You’ll end up taking longer, costing more, and delivering poorer outcomes if you frame your project as like-for-like.
Like for like framing is the key problem, but it spawns a host of other problems:
- Inflexible execution means no ability to respond to change
- Analysis by reverse engineering is very wasteful
- Sysadmin as the customer precludes insight
- Prioritisation is backwards to avoid destroying value
- Value delivered in a Phase 2, which never happens
- Reporting misses the fact that there are two different things to report
These are substantial topics in their own right. I’d like to finish this post sometime, so I’ll try to pick up these threads in detail in future posts.
What Might Happen?
So, how might an L4L project play out?
Well, it’s hard to predict the future, but like Plutonium , L4L projects are unstable and tend to disintegrate. While a typical agile project is self-correcting, in that everyone sees the value, scope can be adjusted to meet time, and so on, a L4L project has no give.
When estimates are discovered to be optimistic – as complex workarounds will inevitably be required to deliver old results on new technology – the only option for a true L4L project is to run late. Or, we expose the L4L fallacy by making functional or non-functional compromises. Likely, it will be a combination of both.
Stakeholders who were reluctant from the start are now in an even worse position. They originally stood to gain nothing but disruption, but now they definitely lose out. They may begin political manoeuvring to make the project go away. Governance will probably start sniffing around if this late, costly project is not delivering value.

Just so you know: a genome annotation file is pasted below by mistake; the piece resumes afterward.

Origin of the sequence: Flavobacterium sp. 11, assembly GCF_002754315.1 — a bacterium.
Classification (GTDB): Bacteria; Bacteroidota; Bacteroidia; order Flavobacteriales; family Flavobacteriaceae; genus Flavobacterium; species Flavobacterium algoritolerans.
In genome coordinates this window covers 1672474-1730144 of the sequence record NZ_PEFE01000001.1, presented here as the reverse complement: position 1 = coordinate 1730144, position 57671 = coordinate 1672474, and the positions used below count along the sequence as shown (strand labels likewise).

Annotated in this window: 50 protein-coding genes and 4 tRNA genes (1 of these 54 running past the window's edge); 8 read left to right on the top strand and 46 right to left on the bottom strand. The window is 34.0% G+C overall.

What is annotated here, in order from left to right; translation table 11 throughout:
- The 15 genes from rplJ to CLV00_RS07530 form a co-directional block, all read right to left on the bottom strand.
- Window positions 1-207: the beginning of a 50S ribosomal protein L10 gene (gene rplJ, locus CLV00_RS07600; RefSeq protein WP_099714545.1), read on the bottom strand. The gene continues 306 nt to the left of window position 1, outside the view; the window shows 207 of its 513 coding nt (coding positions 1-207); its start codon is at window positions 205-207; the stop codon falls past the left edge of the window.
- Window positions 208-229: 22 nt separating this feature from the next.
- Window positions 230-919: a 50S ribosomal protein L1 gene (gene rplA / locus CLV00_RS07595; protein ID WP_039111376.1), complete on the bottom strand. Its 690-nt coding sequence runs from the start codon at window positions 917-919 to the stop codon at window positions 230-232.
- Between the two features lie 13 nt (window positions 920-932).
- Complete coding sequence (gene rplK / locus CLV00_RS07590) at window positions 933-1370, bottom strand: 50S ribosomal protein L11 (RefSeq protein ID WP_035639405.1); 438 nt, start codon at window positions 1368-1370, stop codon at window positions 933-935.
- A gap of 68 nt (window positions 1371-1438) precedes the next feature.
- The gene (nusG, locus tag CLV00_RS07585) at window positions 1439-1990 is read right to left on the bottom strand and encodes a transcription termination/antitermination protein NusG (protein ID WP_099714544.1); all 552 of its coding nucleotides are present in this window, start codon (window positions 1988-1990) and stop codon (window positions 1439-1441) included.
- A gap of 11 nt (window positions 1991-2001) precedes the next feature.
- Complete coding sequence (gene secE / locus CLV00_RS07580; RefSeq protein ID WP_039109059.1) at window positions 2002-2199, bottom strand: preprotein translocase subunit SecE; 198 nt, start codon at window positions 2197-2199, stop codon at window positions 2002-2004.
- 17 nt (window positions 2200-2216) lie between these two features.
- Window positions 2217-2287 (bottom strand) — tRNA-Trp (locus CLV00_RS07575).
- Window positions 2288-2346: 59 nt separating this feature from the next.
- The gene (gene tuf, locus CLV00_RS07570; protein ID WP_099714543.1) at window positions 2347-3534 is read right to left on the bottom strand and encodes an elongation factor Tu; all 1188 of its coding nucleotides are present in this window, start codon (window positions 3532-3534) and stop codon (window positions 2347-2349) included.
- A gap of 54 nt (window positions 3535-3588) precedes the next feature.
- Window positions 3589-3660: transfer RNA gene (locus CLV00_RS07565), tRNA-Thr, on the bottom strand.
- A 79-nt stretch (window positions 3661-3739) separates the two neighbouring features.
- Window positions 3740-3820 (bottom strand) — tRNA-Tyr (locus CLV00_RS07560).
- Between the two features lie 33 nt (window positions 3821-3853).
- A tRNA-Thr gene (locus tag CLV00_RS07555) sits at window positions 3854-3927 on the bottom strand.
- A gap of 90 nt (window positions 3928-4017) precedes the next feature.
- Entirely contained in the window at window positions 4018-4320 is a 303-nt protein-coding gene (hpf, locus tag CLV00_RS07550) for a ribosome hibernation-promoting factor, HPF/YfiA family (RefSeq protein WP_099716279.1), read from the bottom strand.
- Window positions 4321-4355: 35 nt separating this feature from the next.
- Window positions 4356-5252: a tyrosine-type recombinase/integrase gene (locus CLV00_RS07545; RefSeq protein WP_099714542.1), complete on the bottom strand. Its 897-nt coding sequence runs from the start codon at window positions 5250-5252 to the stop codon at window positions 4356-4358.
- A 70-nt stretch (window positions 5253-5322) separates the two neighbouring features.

Again, at this point, there’s not much room to move in a L4L project. There may be nothing of value delivered. You stuck with either writing the project off, or toughing it out to an expensive and unsatisfactory conclusion. You may even tough it out only to write it off later. Of course, you can change the way you are doing things, but that basically means starting over. So, why not get it right from the start?
The solution is, of course, to frame the project as delivering new value.
|Technically can’t be achieved||Value drives right behaviours|
|Business disengaged – everyone wants to go last||Business engaged – everyone wants to be first|
|Analysis & design = reverse engineering||Break current constraints for better solution|
|Wasteful and high risk||Efficient and low risk|
Even if you’re being forced to replace a system, make sure you go out to the stakeholders and ask them what they want to make their lives better, right now. This is the only way you really get their buy-in, the only way they’ll make do with less here and there because they’re getting more overall, the only way they’ll be engaged in resolving difficult delivery problems, the only way they’ll back you up instead of sell you out when things get tough. It’s also the only way you’ll avoid perpetuating those arbitrary constraints you inherit with a L4L project.
Next time you’re asked to start a L4L project, start by changing the framing.